The IT department shouldn’t manage all the technology costs of a business, because that can lead to poor decision making.
That’s the opinion of Mark Ridley, CIO at recruitment website reed.co.uk, who explained that costs need to be held by the department that creates value from the expenditure.
“Where you have an organisation where the value and cost of spend don’t sit in the same place, you can make very poor business decisions,” said Ridley. “Think about a phone system, traditionally that would sit with me, because I owned the telephony of the business because it was seen as technology. But 95 per cent of call costs are the sales team. So I hold all the costs but provide none of the benefit of the call, I’m not really responsible for making the most of the investment. So I’d be signing off the phone bill, but I couldn’t tell you about the performance of the sales team on each call.
“We’re not talking about getting a per minute cost of your call rates cheaper, that’s the job of procurement. What we’re talking about is understanding whether the sales team is using those minutes as effectively as they could, which is about sales team coaching and performance management, not IT. So the costs of the technology need to sit with the people making use of it.”
Ridley explained that this understanding led to his organisation pushing technology costs into the teams using the services, adding that those teams were asked to make business case decisions about what technology they should invest in in order to do their jobs correctly.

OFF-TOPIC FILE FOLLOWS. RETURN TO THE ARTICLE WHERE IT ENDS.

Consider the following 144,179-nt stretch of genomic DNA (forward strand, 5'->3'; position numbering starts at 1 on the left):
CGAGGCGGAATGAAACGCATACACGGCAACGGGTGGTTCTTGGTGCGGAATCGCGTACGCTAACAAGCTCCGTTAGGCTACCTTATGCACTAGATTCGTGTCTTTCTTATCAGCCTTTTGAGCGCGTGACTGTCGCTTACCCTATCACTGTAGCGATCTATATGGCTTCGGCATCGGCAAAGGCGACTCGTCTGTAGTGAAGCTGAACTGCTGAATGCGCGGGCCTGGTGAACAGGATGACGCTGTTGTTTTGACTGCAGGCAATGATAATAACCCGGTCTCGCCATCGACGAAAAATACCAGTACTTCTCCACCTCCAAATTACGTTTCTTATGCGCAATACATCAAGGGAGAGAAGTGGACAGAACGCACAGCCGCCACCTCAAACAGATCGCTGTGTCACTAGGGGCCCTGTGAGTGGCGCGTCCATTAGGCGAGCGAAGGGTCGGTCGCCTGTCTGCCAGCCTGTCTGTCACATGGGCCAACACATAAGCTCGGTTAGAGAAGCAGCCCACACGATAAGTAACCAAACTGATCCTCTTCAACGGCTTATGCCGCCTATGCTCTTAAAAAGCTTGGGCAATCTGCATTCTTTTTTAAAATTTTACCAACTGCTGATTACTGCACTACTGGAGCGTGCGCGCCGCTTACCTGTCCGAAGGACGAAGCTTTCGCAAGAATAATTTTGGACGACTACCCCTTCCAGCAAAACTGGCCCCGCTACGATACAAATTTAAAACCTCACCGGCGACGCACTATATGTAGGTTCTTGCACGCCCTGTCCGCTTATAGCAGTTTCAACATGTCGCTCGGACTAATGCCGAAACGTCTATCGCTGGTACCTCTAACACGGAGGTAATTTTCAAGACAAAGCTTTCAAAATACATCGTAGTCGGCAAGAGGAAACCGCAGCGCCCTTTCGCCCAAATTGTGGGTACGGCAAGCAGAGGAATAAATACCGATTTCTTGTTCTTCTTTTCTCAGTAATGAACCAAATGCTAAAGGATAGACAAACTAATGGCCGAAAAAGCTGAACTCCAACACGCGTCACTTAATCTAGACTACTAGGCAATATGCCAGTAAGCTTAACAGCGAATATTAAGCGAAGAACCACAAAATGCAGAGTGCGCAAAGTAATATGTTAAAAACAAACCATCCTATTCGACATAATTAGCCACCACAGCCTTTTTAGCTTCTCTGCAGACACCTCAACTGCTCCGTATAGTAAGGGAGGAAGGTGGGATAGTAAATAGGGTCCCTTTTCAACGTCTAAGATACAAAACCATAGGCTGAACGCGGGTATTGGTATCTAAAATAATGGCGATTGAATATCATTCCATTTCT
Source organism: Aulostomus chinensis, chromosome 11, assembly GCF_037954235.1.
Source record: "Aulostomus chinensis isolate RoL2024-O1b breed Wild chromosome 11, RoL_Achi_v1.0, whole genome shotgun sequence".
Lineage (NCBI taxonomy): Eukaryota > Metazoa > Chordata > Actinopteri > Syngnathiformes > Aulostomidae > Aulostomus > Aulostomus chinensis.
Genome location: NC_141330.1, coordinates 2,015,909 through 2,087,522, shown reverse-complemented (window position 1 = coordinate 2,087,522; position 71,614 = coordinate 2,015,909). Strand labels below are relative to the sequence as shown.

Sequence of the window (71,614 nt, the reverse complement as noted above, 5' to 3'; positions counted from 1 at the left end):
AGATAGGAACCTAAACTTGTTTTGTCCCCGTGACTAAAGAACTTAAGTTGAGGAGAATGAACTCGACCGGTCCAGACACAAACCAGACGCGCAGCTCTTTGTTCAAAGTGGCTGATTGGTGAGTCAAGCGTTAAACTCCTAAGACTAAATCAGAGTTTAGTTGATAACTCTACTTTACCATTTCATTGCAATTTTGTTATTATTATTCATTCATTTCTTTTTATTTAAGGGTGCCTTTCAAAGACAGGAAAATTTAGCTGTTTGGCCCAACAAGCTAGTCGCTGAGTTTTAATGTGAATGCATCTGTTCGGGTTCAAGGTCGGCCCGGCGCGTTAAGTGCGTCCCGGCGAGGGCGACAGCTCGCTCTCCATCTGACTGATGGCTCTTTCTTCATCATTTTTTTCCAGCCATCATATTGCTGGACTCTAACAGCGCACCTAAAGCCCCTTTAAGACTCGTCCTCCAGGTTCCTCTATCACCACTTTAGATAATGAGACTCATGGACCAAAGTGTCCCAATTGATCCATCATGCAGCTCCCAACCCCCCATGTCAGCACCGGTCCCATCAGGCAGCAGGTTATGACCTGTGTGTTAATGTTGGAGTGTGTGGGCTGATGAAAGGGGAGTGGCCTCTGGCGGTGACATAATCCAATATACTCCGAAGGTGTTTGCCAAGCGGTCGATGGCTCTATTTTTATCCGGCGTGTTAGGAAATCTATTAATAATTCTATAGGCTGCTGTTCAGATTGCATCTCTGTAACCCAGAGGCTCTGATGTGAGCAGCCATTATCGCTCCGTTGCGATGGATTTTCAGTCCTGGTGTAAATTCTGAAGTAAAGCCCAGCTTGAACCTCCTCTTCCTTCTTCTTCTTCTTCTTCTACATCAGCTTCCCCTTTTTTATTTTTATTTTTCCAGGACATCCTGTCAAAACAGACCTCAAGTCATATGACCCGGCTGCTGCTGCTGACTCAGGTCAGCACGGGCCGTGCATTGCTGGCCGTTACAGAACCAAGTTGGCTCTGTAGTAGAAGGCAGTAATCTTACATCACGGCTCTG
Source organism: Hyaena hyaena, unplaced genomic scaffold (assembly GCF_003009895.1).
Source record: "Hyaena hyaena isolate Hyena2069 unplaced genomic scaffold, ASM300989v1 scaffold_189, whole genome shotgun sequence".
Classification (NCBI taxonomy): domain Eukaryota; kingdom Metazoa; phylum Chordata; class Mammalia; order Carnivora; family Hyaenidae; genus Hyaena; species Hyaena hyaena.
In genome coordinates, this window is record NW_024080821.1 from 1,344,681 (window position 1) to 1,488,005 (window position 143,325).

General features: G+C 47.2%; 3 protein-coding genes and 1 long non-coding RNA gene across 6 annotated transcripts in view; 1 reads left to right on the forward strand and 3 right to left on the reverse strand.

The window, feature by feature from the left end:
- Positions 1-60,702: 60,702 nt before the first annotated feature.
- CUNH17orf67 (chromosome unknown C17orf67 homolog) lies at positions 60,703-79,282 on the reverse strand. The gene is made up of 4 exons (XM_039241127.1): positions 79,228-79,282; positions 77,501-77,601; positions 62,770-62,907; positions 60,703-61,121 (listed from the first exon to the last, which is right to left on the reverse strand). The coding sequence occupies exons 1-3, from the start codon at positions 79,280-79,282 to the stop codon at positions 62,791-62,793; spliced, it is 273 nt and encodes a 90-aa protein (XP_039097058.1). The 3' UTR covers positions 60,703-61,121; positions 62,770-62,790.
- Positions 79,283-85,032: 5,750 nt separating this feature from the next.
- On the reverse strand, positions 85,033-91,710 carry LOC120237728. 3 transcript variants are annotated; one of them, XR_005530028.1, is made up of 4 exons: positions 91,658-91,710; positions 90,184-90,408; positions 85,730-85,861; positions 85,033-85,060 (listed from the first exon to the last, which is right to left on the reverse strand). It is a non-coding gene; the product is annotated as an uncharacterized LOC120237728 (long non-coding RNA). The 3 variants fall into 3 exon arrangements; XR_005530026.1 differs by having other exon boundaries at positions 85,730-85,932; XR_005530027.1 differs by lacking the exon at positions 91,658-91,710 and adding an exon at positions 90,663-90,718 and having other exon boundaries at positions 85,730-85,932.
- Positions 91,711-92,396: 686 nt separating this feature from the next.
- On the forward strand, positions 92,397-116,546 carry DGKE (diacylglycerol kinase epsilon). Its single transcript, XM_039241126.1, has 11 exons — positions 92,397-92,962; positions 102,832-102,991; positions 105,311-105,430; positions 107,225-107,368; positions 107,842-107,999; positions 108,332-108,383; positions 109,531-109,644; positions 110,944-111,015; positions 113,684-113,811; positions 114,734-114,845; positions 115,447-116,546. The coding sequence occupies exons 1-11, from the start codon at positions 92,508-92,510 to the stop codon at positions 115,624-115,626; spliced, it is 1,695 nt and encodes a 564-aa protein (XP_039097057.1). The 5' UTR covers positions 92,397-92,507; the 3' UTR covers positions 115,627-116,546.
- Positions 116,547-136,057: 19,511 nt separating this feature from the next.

He also discussed why in his opinion the trend of technology costs sitting with the IT department was initially attractive to businesses.
“It’s all too easy for a board if investment is split with costs on one side and value on the other, and the IT department is just a cost centre for the business. Then when you get to a time of economic downturn, the CEO, MD and finance director just ask every department to cut costs by 20 per cent, at which point you as the CIO end up looking to cut costs without understanding the business value.
“That makes it very hard to make sensible business-led decisions. So the decision that we’ve made is that IT will no longer be a cost centre, costs are assigned to the department making use of the technology.”
One issue with this approach is that departmental heads don’t necessarily understand how to select the best technology, or especially the best implementation of that technology for their business. Ridley explained that IT still gets involved to help with issues like governance, integration and reporting.
“We put some new technology into the finance department three years ago, and that procurement was led by the finance team but assisted by people with a technology background, to help understand what we do with governance, integration, reporting. But focusing on the value to the end user was led by the department selecting the technology. For us that made it much easier to keep the value and the cost closer together,” he said.